When photographer Chris Mottalini traveled to Honolulu in the spring of 2016 to shoot the work of Vladimir Ossipoff, the foremost practitioner of Hawaiian Modernism, he planned to visit the architect’s most celebrated buildings. He went to the Liljestrand house, known as the Aloha State’s Falling Water, and the Thurston Memorial Chapel at Punahou, Barack Obama’s high school. But it was the property known as Palehua, where Ossipoff built a weekend retreat for his family, that pulled Mottalini in.
Ossipoff’s life has an epic sweep. Born in Vladivostok in 1907, and raised in Japan where his father was a military attaché to the Czar, Ossipoff immigrated to the United States having escaped the Bolshevik Revolution that overthrew the government his family served, yet having witnessed the Great Kanto earthquake that devastated Tokyo and its surrounding areas, and the subsequent horrors of landslide, fire, tsunami and mob violence (one of the buildings that survived the quake was Frank Lloyd Wright’s Imperial Hotel, which Ossipoff probably visited as a child.) In his new country he studied architecture at the University of California at Berkeley, but graduated at the height of the Great Depression and, with few opportunities on the mainland, traveled by steamship to the territory of Hawaii where he found work in the home building department of one of the big five sugar companies.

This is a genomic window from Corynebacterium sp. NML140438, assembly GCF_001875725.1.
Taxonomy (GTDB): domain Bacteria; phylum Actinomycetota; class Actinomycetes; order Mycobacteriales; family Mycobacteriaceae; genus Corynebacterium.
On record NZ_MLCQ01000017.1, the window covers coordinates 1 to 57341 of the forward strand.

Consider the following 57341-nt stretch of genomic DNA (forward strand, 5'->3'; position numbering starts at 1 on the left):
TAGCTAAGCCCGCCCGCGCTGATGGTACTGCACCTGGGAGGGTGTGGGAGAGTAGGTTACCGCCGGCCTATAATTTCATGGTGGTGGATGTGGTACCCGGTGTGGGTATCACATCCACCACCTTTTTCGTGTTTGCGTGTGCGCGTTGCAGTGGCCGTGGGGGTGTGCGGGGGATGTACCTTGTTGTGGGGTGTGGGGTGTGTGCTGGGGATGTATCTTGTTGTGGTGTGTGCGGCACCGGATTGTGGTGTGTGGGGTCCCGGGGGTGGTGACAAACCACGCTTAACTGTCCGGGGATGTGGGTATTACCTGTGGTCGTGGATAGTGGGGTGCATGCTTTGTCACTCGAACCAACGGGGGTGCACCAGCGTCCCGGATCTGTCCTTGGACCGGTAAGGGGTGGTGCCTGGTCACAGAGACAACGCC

The state came up with him. By 1959, when Hawaii joined the union, he was well into a prolific sixty-seven-year career. The influx of investment and tourism that came with statehood were both a boon and a scourge to Ossipoff. Though his practice benefited from the building boom—he received hundreds of commissions for private residences as well as larger projects like the IBM Building in Honolulu—he objected to the vulgar high-rise tourist hotels that proliferated along Waikiki.
Palehua may be the ultimate expression of his architectural philosophy. It was built by hand, on site, in the Japanese tradition, with the Japanese master craftsmen Ossipoff employed for many of his residential commissions, making use of local resources such as wood from the native Ohia tree. While some of Ossipoff’s residential projects are preserved as institutions, and others fetch top dollar on the real estate market, Palehua is largely unheralded— Mottalini is one of the few to have photographed it. The two cabins (one was constructed in the 1940s, the second almost two decades later) are situated high up in the Palehua range, on the south-west corner of Oahu, near the edge of a dramatic drop, with views of mountains, forest, ocean.
The place was meant as a getaway from modern conveniences, where the Ossipoffs could cook and drink wine in the open air and experience the landscape. Yet family lore has it that during tropical storms the great man would hide in doorways. Though Ossipoff had personally experienced natural and manmade disasters, when he sought his own peace, he came up with something remarkably modest in scale that was both vulnerable to and reverent of the power of the land. His granddaughter summarizes his ethos: “My feeling is that if nature blew his house down, he’d say, ‘good for her.’”